Using CISL to Drive Employee Connection with Corporate Purpose

Purpose is becoming more embedded in business. It is a major driving force that is seen as vital for the incoming generations of employees who demand that their place of work has a positive effect on the world. Only recently, the ‘Business Roundtable’, a group of 200 CEOs in the US announced a new purpose for the corporation. This included phrases like, ‘dealing fairly and ethically with suppliers’, ‘supporting the communities in which we work’ and ‘protecting the environment’. Shareholders weren’t mentioned until word 250 out of 300. Things are definitely shifting.

 Join the Webinar – CISL Connects Employees with Corporate Purpose – 30 October @ 3pm (UK Time)

Purpose is a challenging concept as it is stretched wide in terms of interpretation. For Emerging World, Purpose starts with a defining strategy that clearly states how a company intends to make a positive impact beyond profit. This strategy is linked to a set of values that help to drive delivery. Successful Purpose-driven companies unite values and strategy into behaviours, approach and measurable impact.

In our mission to learn more about how immersive learning programmes impact an employee’s connection to corporate Purpose, we introduced a ‘Connection to Purpose’ element in the 2019 Corporate International Service Learning (CISL) Impact Benchmark Study.

Intuitively, we know that Immersive Learning experiences contribute towards developing a connection to purpose and now we have the data to support this:

How CISL programme participants responded to the Purpose questions asked in the 2019 CISL Impact Benchmark Study.

 Download the 2019 CISL Impact Benchmark Study

As well as helping us to understand how CISL Programmes help employees connect with corporate Purpose, we are also able to identify factors of programme design that help strengthen that impact. We have identified the top 3 impact levers for developing Connection to Purpose as:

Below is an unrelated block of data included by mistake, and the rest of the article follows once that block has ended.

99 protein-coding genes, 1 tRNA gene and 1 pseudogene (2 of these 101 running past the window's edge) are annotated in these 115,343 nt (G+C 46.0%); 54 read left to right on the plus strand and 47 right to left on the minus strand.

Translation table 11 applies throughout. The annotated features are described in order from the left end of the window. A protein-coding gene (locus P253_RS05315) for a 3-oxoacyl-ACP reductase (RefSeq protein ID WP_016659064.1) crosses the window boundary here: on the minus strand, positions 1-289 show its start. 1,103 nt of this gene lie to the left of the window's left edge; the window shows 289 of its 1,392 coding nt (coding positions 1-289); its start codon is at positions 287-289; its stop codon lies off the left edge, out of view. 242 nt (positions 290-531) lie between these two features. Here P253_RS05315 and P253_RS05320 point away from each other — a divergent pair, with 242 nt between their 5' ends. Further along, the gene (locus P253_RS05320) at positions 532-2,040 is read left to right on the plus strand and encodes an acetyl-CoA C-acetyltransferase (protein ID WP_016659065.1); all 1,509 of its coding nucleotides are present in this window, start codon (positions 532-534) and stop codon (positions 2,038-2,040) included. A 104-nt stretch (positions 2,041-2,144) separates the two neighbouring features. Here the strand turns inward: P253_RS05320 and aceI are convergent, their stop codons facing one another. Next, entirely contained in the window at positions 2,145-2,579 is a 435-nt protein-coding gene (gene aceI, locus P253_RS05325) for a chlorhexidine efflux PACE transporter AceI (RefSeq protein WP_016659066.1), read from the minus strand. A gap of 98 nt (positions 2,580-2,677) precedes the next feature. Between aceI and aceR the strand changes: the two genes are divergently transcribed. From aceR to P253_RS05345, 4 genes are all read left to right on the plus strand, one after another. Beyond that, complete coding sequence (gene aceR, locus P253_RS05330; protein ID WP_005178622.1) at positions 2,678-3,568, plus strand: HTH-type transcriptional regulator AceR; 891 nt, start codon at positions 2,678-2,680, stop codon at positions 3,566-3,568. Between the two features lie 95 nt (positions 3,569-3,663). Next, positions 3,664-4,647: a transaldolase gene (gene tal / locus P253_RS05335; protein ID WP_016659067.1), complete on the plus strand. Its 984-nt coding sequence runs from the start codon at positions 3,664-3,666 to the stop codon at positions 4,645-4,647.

• Partner need for skills
• Appropriate match
• Setting learning objectives

When a Partner organisation has a need for the participants skills and experience programme participants are more likely to develop Connection to Purpose

When participants felt that a partner organisation had a need for their skills and experience, we see a higher impact across the Connection to Purpose measures. The chart below shows how matching participants skills with partner’s needs makes a difference in developing a connection to corporate Purpose:

The data shows participants that either agreed and strongly agreed versus disagreed and strongly disagreed that partner had a need for their skills and expertise. The two sets of data were assessed against the Purpose measures.

When a participant feels that an assignment was an appropriate match for their skills and expertise they are more likely to connect with corporate Purpose

When there is a desire for a CISL programme to connect an employee with a company’s Purpose, ensuring that assignments match the skills and expertise of a participant is important. The chart below illustrates just how much difference appropriately matching participants skills and expertise can make to developing connection to Purpose:

The data looks at participants that either agreed and strongly agreed versus disagreed and strongly disagreed that their assignment was an appropriate match. These two sets of data were then evaluated against the Purpose measures.

Setting learning objectives impacts a participants connection to Purpose

When learning objectives are set prior to an immersive experience, we see greater impact across all Purpose measures. The chart below shows this impacts connection to Purpose outcomes:

The data looks at participants that either agreed and strongly agreed versus disagreed and strongly disagreed that they set learning objectives prior to their assignment. Once again, these two sets of data were assessed against the Purpose measures.

All of this data from the 2019 CISL Impact Benchmark Study is enabling programme managers to be more deliberate about how their programmes are designed to support good quality learning outcomes aligned to organisational strategies.

We have already shared similar insights for developing Responsible Leadership behaviours with CISL (Click here to read the blog) and next week, we will look at how Immersive Learning Programmes Develop Leaders.

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